Case Study: 5th Avenue Theatre
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TRG Blog: Analysis from TRG Arts


Case Study: 5th Avenue Theatre, Part 1

Amelia Northrup | January 17, 2012 2:26 PM

Super Subscribers: Saving the Day,
Seeding a Loyalty Initiative


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5th Avenue Theatre marquee

The Scenario:

The 5th Avenue Theatre faced a significant projected shortfall in the annual fund near the end of the 2009-2010 fiscal year. Previous campaigns relied almost exclusively on telefunding and the cost of sale was high. Subscribers who donated made up a small portion of the 5th’s season ticket holders, so there was clearly room to grow. 5th Avenue Theatre had to increase revenueand fast.

The Results:

5th Avenue Theatre mounted a campaign targeting 2010-11 subscribers, asking them to become “Super Subscribers” who make a donation to enhance their theatre-going experience.  Working within a tight expense budget, this very efficient campaign brought in 453 gifts and a total of $51,189 at a 10% cost-of-sale.  Nearly three out of four Super Subscribers were new donors.  In just four months, the effort put a major dent in the revenue shortfall and launched the ongoing support of a new cadre of 5th Avenue Theatre loyalists.

How 5th Avenue did it:

TRG Consultants worked with the 5th to develop the Super Subscriber campaign, reaching out to subscribers who had already renewed or purchased a new 2010-11 subscription. The first task was to integrate this level gift within the current donor categories. Donors who were already giving $100 or more were automatically Super Subscribers. Subscriber records were checked so only non-donors were targeted.

The $100 Super Subscriber ask was embedded within a “thank-you for subscribing” letter managed by the Development Department and signed by the Executive Producer. After all current subscribers were mailed, new subscribers continued to receive this letter as the acquisition campaign progressed into the fall.

Super subscribers

The Super-Subscriber offer.

Instead of requesting help for the organization, the letter invited patrons to enhance their theater experience with a tax-deductible gift that included experiential benefits: a backstage tour, a one-time guest pass to the major donor lounge, and a show poster of the subscriber’s choice from the upcoming season. Their gift would also support scholarships for the 5th‘s upcoming summer camps, but the primary focus of the ask was on the subscriber’s experience. These letters were then followed up by calls from the in-house telesales team.

Tracking the campaign.

5th Avenue tracked cost-of-sale, average gift size, and mode of sale to find out what had worked and what hadn’t. Their multi-channel approach worked well: 40% of donations came in response to the mailing alone, and 60% came through the follow-up calls to the letter, during telemarketing calls to solicit new subscribers, and in asks by box office agents when a patron called in to subscribe. Linking the gift to theater-specific benefits was an easy ask to make, and very effective in attracting new donors.

Who were these Super Subscribers?

TRG’s analysis found:
  • Most Super Subscribers were relatively new to subscribing. 65% included first timers, subscribers of five or fewer years, or patrons returning after letting their subscription lapse.
  • Super Subscribers were primarily new donors. 70% had no previous giving history; 30% were lapsed donors.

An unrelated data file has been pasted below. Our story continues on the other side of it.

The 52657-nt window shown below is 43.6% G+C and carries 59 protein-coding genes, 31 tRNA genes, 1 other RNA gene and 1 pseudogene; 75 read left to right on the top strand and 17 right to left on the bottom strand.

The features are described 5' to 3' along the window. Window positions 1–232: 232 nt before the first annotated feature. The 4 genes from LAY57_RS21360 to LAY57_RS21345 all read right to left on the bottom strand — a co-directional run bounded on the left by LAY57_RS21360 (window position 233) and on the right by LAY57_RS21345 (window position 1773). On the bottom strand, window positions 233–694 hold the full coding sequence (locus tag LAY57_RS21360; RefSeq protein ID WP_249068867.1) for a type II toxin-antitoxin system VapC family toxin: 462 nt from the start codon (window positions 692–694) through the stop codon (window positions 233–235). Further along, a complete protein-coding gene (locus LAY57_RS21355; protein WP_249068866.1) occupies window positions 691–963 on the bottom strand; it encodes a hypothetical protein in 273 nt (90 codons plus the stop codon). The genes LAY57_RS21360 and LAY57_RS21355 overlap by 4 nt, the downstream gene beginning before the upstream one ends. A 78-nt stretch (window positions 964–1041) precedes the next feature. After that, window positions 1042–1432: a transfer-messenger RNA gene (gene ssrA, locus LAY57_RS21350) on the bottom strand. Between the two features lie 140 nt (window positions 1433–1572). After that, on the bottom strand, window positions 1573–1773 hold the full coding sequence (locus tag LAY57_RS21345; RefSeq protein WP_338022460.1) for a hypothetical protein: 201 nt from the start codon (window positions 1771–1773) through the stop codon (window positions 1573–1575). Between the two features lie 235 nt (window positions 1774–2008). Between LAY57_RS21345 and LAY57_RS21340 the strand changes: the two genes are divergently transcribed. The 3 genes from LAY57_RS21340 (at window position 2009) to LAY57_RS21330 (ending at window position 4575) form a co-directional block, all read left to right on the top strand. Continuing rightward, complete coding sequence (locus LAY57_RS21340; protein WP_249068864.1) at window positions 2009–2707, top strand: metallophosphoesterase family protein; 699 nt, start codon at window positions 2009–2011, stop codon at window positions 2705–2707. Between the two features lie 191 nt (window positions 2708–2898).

• Super Subscribers were twice as generous. The campaign’s average gift size was $113, more than double 5th Avenue prior new gift average of $53.73.

What came next:

The Super Subscriber campaign continued into the fall, attracting significant additional revenue, and then grew into a much more integrated and significant program in the 2011-12 season. The 5th Avenue Theatre’s Super Subscriber campaign was a successful initiative integrating marketing and development that has now blossomed into an institution-wide collaboration in patron development.  

About 5th Ave Theatre:

Since the late 1970s, the 5th Avenue Theatre has offered the latest touring offerings from New York, along with locally produced, world premieres of exciting new musicals and expertly mounted productions of both contemporary and Golden Age of Broadway hits. The 5th Avenue Theatre attracts an annual attendance of more than 250,000 patrons and ranks among the nation’s largest and most respected theater companies. For more information, visit www.5thavenue.org.






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Lyric Theatre of Oklahoma 
 Photo: Joseph Mills

After a poor year for earned revenue in 2012, Lyric Theatre of Oklahoma (LTO) had rebounded and was experiencing a growth spurt. In 2013, Director of Marketing Danyel Siler had turned her attention to single tickets.

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Do group sales contribute less than 10% of your single ticket revenues? Does your organization only sell tickets to groups reactively? Are you setting group sales goals only to fall short every year?

After subscriptions, group sales is the most important ticket-buying group for an arts and culture organization to cultivate. In this one-day session, learn how to leverage your group sales program to create a renewal base of loyal customers, while also driving new patrons to attend, all by tapping into the social networks that already exist within your marketplace. 

You’ll leave with your own, unique group sales campaign plan for next season, front-line sales strategies, and projections of what is possible for growth.

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Simpson
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